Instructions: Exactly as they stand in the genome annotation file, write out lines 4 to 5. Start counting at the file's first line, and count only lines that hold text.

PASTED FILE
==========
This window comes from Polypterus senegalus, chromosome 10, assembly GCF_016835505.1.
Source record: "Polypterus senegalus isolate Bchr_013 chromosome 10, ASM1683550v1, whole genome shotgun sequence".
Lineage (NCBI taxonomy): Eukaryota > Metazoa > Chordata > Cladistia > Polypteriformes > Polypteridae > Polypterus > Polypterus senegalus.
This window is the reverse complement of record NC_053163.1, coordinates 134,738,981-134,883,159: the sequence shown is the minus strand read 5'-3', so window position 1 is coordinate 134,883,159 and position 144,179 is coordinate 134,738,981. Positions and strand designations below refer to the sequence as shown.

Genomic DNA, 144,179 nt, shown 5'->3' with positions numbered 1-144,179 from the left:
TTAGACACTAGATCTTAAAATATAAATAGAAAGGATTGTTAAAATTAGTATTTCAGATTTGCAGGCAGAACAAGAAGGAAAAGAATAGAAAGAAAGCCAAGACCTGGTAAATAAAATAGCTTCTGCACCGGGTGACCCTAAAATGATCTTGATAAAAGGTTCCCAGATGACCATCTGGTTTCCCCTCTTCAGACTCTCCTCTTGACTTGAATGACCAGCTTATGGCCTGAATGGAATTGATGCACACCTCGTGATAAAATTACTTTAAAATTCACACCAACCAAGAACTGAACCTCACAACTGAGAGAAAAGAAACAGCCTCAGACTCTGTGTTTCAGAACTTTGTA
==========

This window is the reverse complement of record NC_053163.1, coordinates 134,738,981-134,883,159: the sequence shown is the minus strand read 5'-3', so window position 1 is coordinate 134,883,159 and position 144,179 is coordinate 134,738,981. Positions and strand designations below refer to the sequence as shown.

Genomic DNA, 144,179 nt, shown 5'->3' with positions numbered 1-144,179 from the left: